Once Lizzie and her colleagues were set up with, and got to know, the technology, they still faced some challenges.  “We book 30-minute appointments with students, but those 30 minutes were often devoured just getting the technology to work, sometimes to the point where actual tutoring time was reduced to ten minutes or less.”  And once IAs were in Collaborate with students, they needed to learn how to “communicate effectively in order to help them, to show them how to look for their classes, or how to register for the next class. There were many obstacles just trying to convey information to students.”   

I asked Lizzie if the number of appointment requests increased during the pandemic, but she thought the number had actually decreased, saying “I think students were burned out. They’d been sitting in front of a computer all morning with an instructor. They had homework that they had to do. They had families running around in the background. And at the end of the day, they were shutting down. It would’ve been nice if we could have met with students after the kids had gone to bed, but that wasn’t possible.”  And Lizzie felt that same exhaustion. “At the end of the day, I was like a zombie. I think it does something to your neural synapses sitting in front of a computer all day.”  Lizzie is happy to be seeing students in-person again, “but I wouldn’t say we weren’t effective as tutors during the remote period. Some students really rose to the occasion and took full advantage of our services, but sadly there were many who were lost on the way.”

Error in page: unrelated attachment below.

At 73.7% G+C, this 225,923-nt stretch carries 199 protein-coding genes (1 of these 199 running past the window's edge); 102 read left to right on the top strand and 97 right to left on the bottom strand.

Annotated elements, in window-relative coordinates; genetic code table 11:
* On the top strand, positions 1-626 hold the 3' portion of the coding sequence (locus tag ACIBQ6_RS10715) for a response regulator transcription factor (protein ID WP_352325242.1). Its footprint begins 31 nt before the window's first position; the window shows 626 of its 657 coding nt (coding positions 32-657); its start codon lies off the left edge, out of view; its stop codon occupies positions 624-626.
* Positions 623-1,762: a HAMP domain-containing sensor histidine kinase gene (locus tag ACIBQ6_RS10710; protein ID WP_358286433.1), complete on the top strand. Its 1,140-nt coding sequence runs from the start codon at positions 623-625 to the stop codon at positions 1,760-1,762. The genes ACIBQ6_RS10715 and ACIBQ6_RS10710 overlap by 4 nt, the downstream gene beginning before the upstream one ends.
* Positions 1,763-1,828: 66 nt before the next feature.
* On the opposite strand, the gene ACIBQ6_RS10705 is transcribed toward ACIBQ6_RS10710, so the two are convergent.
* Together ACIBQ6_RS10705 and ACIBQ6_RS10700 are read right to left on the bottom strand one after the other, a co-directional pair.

I asked Lizzie if she felt there were any moments that stuck with her from when she was supporting students online.  “I think it was just having regular conversations with students when they didn’t want to be looking at the textbook.  I think that they had a strong relationship with their instructors, but they wanted some connection with a person other than an instructor. Many students were feeling so isolated (many had just arrived before the pandemic hit and were missing their families back home) so those moments of just talking about what they were doing over the course of the day were important for them.” 

When I asked what lessons Lizzie might have learned during the shift to online teaching, she, like many others I’ve talked to, said “I know that it can be done, that it is possible if we work as a team.” And not just within ELD, but also with CETL and others supporting the move online.  “I think before there was a sense that when you work in a specific area, you don’t really have any connection with the rest of the college – you exist in your own little world. But this opened up the world of Camosun.”  In addition, Lizzie says keeping a sense of humour was important, as well as being open to anything coming your way. “Things can change on a dime so go with it, be kind, and take your time. If you feel like you’ve had enough then just step away for a little bit – go outside for a walk or pet the poodle between appointments.” Wise words to make sure you look after yourself so you can help others, whether during a pandemic or not.  

When I asked Lizzie if the IAs would keep using the technology they learned, she said yes, especially D2L, saying “I never realized how vital it was to tutors. Now we create materials at the beginning of the term and ask instructors to post them on D2L, so students know who we are and how to access us.  We see the same students over and over again, but I know there are many more who just need a little push to come in, so if there’s more IA presence in D2L, then they’ll maybe reach out a bit more.”